Dewey Beach commissioners expressed cautious optimism about COVID-19’s financial impact on the town budget during their regular monthly meeting Oct. 9.
September’s actual revenues of $276,000 fell $39,000 short of the $315,000 expected revenues, interim Town Manager Jim Dedes said, but part of the problem involved the timing of the transfer tax coming in.
With 22 or 23 homes sold in September, Dedes said, the town will see a windfall of $240,000 in transfer tax reported next month; he said he expects building permit revenue to go up as well.
Accounting Clerk Sheena Gossett said transfer tax recoupment is delayed because the county, instead of Fulton Bank, now processes the tax. The county has until the 14th day of the following month to process taxes and seven days after that to present funds to the town, Gossett said.
“This puts us at our transfer tax budget for the year, so everything else is icing on the cake,” said Gossett, adding that an additional $70,000 in parking revenue is also expected to show on the budget next month.
Commissioner Paul Bauer said that was news to put a smile on everyone’s faces.
At $317,000, September’s expected expenses are $30,000 under the $347,000 in actual expenses, but the total did include COVID-19 cleaning costs and a stormwater management project, Dedes said.
Commissioner Gary Persinger said the season started slow but seemed to have ended strong. There’s still a ways to go, he said, but he’s seeing some good performance.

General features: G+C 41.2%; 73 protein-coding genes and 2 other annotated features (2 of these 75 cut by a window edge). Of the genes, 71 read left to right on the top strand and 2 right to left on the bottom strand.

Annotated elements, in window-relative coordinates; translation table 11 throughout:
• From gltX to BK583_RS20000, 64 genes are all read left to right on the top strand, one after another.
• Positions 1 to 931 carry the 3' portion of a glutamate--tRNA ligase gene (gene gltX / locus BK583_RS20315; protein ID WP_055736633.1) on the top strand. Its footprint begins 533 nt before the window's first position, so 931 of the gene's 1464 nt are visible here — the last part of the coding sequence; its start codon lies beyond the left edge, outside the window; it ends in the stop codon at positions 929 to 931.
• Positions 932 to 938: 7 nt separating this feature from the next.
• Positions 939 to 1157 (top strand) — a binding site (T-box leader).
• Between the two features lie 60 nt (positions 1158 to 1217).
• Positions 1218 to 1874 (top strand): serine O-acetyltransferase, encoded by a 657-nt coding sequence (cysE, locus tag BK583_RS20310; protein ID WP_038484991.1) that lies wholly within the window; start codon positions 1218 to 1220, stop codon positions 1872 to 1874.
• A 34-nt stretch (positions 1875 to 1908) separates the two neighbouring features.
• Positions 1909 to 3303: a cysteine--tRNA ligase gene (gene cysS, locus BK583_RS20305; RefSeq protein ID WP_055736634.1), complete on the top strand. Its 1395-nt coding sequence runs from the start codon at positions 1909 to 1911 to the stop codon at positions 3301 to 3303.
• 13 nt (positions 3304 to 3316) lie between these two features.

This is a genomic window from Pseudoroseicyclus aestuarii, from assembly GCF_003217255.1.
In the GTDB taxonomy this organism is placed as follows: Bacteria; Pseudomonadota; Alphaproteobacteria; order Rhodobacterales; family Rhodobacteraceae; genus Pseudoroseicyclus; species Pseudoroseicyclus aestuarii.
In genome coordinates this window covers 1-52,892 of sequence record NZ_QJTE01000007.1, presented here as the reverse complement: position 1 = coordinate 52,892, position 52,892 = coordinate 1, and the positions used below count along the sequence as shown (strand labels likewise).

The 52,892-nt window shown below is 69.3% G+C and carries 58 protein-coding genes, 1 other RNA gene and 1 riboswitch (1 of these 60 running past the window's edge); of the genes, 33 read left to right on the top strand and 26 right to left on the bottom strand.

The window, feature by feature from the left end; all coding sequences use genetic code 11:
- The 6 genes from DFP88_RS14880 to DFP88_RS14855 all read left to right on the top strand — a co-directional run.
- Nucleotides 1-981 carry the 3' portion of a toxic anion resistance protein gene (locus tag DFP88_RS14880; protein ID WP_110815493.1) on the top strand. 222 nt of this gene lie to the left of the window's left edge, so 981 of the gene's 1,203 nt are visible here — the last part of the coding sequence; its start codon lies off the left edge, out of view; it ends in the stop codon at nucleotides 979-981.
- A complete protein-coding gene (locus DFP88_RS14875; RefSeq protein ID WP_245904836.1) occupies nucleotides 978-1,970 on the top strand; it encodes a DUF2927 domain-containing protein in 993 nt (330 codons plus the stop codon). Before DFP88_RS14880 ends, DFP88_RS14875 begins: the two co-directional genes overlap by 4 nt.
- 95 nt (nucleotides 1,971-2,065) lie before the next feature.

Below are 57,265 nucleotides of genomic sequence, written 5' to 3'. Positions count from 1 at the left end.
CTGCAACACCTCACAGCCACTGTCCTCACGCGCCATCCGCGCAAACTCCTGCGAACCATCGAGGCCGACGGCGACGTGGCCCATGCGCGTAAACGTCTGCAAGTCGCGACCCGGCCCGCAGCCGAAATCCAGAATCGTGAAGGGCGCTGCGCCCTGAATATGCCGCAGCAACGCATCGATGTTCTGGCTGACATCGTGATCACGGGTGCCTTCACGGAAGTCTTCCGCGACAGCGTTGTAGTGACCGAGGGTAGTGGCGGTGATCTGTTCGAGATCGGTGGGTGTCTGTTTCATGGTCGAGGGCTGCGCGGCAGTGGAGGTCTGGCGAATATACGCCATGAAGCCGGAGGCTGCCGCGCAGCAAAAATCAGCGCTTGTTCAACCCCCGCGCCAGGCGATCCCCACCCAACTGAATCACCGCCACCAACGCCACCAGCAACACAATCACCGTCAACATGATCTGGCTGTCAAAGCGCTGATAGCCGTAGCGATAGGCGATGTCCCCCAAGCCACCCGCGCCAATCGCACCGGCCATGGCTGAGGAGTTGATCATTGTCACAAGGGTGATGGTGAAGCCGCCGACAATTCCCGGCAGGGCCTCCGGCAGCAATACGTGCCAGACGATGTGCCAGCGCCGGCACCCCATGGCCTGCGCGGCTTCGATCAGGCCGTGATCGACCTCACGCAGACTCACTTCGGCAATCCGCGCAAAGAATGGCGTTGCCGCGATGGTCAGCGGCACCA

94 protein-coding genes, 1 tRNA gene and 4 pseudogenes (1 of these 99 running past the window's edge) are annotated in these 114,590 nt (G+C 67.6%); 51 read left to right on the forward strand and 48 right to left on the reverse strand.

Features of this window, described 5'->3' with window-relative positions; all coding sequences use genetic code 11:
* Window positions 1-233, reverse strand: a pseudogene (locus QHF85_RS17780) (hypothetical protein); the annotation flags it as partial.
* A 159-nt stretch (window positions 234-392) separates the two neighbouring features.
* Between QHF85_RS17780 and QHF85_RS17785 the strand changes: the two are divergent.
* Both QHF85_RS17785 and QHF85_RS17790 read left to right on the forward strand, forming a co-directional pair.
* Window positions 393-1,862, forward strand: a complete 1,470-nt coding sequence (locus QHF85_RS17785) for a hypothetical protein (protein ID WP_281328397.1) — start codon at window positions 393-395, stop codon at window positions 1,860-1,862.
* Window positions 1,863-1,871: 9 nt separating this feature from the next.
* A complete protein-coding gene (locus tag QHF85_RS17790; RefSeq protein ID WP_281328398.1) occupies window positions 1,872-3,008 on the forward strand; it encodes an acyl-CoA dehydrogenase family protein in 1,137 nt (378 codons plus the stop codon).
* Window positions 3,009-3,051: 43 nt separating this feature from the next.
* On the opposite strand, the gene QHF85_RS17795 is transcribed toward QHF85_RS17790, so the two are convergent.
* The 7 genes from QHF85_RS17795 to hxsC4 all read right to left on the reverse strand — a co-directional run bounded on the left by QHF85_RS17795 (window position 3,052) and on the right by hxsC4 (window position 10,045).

“I’m certainly more optimistic than I have been in recent months,” Persinger said.
He said the town still needs to exceed projected transfer tax totals by 40 percent to balance the budget. Parking revenues generated more than expected, he said, although parking fines are down considerably.
Commissioner David Jasinski said council will have a better understanding of the budget when accommodations taxes are reflected next month.
Commissioner Bill Stevens said the budget was not as dire as originally feared. He said two budget line items should be moved: The Bayard loan repayment should be moved from profit and loss to the bottom line, and equipment asset purchase should be a balance sheet item.
“If those truly are asset purchase and loan payments, then the bottom line is $150,000 better than what we’re seeing right now,” Stevens said.
Gossett said Luff & Associates, the town accounting firm, has been asked before to make the changes but would not, stating they are expenses that have to be realized in the year.
Persinger said he had been complaining about the same issues for a long time.
“If there's any help you can provide in getting those things changed and getting a better reporting system, we would all appreciate that,” Persinger said to Stevens, who said he would do what he could.